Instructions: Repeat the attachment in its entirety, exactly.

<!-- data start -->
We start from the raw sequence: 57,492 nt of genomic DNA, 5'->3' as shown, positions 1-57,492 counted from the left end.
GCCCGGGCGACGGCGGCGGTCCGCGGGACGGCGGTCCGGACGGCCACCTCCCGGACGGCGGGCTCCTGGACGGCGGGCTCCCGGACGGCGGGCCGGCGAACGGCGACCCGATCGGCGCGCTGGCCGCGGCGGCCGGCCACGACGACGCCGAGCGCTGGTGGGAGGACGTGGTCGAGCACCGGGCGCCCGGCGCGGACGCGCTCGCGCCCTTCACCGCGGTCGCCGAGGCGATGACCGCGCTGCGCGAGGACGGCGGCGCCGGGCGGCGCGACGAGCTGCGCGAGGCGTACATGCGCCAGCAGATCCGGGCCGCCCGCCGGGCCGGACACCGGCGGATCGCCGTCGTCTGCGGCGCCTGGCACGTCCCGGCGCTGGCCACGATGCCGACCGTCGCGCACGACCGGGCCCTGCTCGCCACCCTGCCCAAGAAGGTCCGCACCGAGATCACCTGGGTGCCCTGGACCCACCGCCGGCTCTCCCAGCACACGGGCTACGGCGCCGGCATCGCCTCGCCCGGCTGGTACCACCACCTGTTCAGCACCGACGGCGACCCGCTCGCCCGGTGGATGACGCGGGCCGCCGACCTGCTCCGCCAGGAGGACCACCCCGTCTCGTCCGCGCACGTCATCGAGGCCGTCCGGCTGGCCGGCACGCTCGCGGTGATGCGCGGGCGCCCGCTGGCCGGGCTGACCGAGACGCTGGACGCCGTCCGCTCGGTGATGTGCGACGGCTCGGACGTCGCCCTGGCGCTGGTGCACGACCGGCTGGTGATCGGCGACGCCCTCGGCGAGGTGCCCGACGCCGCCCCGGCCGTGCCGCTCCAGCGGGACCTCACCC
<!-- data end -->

We start from the raw sequence: 57,492 nt of genomic DNA, 5'->3' as shown, positions 1-57,492 counted from the left end.
GCCCGGGCGACGGCGGCGGTCCGCGGGACGGCGGTCCGGACGGCCACCTCCCGGACGGCGGGCTCCTGGACGGCGGGCTCCCGGACGGCGGGCCGGCGAACGGCGACCCGATCGGCGCGCTGGCCGCGGCGGCCGGCCACGACGACGCCGAGCGCTGGTGGGAGGACGTGGTCGAGCACCGGGCGCCCGGCGCGGACGCGCTCGCGCCCTTCACCGCGGTCGCCGAGGCGATGACCGCGCTGCGCGAGGACGGCGGCGCCGGGCGGCGCGACGAGCTGCGCGAGGCGTACATGCGCCAGCAGATCCGGGCCGCCCGCCGGGCCGGACACCGGCGGATCGCCGTCGTCTGCGGCGCCTGGCACGTCCCGGCGCTGGCCACGATGCCGACCGTCGCGCACGACCGGGCCCTGCTCGCCACCCTGCCCAAGAAGGTCCGCACCGAGATCACCTGGGTGCCCTGGACCCACCGCCGGCTCTCCCAGCACACGGGCTACGGCGCCGGCATCGCCTCGCCCGGCTGGTACCACCACCTGTTCAGCACCGACGGCGACCCGCTCGCCCGGTGGATGACGCGGGCCGCCGACCTGCTCCGCCAGGAGGACCACCCCGTCTCGTCCGCGCACGTCATCGAGGCCGTCCGGCTGGCCGGCACGCTCGCGGTGATGCGCGGGCGCCCGCTGGCCGGGCTGACCGAGACGCTGGACGCCGTCCGCTCGGTGATGTGCGACGGCTCGGACGTCGCCCTGGCGCTGGTGCACGACCGGCTGGTGATCGGCGACGCCCTCGGCGAGGTGCCCGACGCCGCCCCGGCCGTGCCGCTCCAGCGGGACCTCACCC